Regardless of programming language or project type, a nice pattern for working on a codebase is:

git clone git@github.com:organization/project.git
cd project

The goal of the bin/setup script is quick, reliable, consistent setup.

Here's an example bin/setup:


# Set up Rails app. Run this script immediately after cloning the codebase.
# https://github.com/thoughtbot/guides/tree/master/protocol

# Exit if any subcommand fails
set -e

# Set up Ruby dependencies via Bundler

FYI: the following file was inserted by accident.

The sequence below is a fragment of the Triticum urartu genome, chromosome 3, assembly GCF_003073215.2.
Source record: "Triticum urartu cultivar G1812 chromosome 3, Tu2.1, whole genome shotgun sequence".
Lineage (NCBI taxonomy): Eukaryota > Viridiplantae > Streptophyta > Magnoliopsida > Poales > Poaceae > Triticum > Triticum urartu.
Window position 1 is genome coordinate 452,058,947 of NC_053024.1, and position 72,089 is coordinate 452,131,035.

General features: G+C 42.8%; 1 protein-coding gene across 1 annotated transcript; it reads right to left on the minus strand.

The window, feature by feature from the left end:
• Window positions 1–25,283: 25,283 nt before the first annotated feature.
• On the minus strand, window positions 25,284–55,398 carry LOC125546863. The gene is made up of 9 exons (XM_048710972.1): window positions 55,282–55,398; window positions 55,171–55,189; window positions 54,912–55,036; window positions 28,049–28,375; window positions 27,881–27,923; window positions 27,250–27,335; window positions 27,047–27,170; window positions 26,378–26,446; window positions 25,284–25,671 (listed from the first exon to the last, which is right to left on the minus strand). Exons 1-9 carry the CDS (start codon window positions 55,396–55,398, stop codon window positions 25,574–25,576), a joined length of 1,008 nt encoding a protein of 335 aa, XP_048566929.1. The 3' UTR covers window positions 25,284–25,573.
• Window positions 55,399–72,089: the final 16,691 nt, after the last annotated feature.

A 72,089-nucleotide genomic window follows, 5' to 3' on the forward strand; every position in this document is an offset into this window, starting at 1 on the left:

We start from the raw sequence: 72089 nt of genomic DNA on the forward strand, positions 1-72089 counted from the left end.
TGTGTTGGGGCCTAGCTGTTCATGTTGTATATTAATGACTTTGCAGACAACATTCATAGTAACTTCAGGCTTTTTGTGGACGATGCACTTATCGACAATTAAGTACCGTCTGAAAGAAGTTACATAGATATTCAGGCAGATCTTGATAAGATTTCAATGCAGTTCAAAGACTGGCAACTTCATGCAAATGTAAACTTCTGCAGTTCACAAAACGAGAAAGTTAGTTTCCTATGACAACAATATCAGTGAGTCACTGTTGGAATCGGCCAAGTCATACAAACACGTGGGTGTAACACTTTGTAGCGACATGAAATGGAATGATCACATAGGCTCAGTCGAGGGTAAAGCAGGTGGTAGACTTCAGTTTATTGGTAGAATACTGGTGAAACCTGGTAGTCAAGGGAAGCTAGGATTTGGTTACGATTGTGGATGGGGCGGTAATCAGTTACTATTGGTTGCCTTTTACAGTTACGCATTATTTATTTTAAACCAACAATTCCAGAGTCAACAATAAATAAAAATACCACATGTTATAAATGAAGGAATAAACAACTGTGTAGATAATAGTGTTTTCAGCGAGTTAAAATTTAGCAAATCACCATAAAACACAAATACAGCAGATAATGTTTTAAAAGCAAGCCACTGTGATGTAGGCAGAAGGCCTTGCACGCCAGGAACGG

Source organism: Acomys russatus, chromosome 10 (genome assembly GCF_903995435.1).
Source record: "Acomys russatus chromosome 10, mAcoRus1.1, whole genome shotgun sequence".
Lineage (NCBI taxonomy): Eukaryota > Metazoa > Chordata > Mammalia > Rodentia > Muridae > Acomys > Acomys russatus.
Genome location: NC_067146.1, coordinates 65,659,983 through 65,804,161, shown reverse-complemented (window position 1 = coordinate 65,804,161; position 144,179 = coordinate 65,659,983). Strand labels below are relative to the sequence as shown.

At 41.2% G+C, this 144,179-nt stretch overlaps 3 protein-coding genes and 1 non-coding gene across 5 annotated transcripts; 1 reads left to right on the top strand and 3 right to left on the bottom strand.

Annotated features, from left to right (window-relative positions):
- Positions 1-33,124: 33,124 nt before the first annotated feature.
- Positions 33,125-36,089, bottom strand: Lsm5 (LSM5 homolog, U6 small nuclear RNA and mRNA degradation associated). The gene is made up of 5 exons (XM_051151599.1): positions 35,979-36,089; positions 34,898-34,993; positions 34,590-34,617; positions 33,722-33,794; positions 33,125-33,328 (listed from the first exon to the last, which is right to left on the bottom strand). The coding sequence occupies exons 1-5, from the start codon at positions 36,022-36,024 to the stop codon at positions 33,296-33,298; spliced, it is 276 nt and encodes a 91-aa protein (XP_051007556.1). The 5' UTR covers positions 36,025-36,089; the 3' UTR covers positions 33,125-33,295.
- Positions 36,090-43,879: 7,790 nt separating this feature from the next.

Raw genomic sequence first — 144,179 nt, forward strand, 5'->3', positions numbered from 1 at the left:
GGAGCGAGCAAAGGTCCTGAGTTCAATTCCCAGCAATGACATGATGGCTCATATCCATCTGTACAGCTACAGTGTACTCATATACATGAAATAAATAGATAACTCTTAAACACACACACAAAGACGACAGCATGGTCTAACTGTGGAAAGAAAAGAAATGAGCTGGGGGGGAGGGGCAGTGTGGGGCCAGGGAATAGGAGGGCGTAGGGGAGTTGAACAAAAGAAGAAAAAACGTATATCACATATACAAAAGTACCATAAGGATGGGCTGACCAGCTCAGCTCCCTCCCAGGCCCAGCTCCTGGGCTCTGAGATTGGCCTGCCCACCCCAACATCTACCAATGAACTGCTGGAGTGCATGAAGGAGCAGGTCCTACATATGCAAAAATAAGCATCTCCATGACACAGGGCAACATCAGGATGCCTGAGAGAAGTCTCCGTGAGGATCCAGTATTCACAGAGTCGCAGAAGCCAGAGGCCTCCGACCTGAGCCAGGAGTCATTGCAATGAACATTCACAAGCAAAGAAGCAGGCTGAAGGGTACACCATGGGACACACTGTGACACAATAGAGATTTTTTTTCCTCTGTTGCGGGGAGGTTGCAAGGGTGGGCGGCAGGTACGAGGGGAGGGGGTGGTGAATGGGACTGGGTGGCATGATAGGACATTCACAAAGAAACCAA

gem install bundler --conservative
bundle check || bundle install

# Set up configurable environment variables
if [ ! -f .env ]; then
  cp .sample.env .env

# Set up database and add any development seed data
bin/rake dev:prime

# Add binstubs to PATH via export PATH=".git/safe/../../bin:$PATH" in ~/.zshenv
mkdir -p .git/safe

# Only if this isn't CI
# if [ -z "$CI" ]; then
# fi

Each project will be different. Some might test if Redis is installed and, if not, install or print a message. Some might want to pull some ENV variables into .env from Heroku.

Regardless of the bin/setup file's contents, a developer should be able to clone the project and run one setup command to start contributing.